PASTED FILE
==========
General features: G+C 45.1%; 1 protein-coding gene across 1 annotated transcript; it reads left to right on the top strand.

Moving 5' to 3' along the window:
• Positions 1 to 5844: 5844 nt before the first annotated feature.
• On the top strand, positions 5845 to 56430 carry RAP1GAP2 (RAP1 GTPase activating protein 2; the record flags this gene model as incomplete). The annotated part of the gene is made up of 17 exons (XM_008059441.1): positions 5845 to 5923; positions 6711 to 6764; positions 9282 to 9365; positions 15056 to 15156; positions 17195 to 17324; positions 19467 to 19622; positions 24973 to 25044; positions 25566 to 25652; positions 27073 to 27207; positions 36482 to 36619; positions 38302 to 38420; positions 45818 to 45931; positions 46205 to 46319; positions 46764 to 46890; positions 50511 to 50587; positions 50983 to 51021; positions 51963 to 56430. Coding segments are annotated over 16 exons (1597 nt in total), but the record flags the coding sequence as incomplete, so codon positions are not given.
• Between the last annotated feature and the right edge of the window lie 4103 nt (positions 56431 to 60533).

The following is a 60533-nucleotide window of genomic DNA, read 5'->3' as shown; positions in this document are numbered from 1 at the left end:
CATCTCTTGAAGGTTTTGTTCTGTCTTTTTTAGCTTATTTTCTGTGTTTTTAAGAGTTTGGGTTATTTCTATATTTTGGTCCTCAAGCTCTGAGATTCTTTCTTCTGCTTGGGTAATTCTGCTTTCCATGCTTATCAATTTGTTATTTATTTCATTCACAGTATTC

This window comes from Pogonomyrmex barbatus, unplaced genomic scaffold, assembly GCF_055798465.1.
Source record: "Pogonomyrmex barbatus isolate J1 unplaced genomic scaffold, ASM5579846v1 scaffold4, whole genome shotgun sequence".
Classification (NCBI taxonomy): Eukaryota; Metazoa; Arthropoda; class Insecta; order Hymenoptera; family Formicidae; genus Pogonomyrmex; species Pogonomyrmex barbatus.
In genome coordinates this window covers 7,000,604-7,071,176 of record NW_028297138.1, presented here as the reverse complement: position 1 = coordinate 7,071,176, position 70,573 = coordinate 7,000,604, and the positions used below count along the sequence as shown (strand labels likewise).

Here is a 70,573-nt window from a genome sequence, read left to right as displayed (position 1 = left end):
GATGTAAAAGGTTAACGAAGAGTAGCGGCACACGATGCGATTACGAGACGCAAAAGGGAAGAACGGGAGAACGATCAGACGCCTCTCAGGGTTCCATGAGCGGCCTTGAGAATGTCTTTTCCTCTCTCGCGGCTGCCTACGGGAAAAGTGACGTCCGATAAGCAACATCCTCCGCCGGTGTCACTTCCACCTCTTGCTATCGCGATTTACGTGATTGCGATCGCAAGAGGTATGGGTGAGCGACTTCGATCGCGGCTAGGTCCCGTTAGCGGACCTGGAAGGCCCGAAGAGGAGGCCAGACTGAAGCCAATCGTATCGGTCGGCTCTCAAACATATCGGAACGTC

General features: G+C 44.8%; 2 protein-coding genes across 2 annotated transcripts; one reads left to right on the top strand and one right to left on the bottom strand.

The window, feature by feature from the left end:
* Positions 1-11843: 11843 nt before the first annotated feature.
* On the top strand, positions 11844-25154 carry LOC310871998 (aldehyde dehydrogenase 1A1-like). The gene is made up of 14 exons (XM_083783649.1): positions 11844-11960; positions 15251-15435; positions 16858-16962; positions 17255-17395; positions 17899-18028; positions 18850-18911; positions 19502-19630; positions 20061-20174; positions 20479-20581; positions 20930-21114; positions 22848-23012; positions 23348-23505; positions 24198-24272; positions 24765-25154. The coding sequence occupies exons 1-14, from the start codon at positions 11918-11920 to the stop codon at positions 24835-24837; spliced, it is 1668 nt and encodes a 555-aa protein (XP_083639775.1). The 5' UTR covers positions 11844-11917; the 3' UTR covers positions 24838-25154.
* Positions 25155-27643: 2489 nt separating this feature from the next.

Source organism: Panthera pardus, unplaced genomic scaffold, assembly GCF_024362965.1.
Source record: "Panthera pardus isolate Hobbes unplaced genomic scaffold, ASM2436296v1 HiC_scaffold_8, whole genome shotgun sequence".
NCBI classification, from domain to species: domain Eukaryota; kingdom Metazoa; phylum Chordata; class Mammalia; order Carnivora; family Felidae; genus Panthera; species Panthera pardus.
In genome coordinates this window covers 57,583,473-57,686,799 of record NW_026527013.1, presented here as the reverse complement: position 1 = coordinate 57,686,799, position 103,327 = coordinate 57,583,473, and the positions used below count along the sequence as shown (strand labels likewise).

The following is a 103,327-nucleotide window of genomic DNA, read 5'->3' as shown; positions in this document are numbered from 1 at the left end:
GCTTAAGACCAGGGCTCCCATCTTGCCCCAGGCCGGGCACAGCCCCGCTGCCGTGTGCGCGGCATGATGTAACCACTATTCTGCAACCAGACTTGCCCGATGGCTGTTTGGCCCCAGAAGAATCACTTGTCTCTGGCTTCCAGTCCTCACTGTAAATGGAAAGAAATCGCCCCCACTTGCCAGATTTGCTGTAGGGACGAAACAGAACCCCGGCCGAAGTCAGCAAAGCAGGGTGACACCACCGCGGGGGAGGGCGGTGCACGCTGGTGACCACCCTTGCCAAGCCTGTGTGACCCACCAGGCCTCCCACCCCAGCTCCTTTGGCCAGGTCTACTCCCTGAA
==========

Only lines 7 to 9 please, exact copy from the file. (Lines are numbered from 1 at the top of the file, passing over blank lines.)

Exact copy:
CATCTCTTGAAGGTTTTGTTCTGTCTTTTTTAGCTTATTTTCTGTGTTTTTAAGAGTTTGGGTTATTTCTATATTTTGGTCCTCAAGCTCTGAGATTCTTTCTTCTGCTTGGGTAATTCTGCTTTCCATGCTTATCAATTTGTTATTTATTTCATTCACAGTATTC

This window comes from Pogonomyrmex barbatus, unplaced genomic scaffold, assembly GCF_055798465.1.
Source record: "Pogonomyrmex barbatus isolate J1 unplaced genomic scaffold, ASM5579846v1 scaffold4, whole genome shotgun sequence".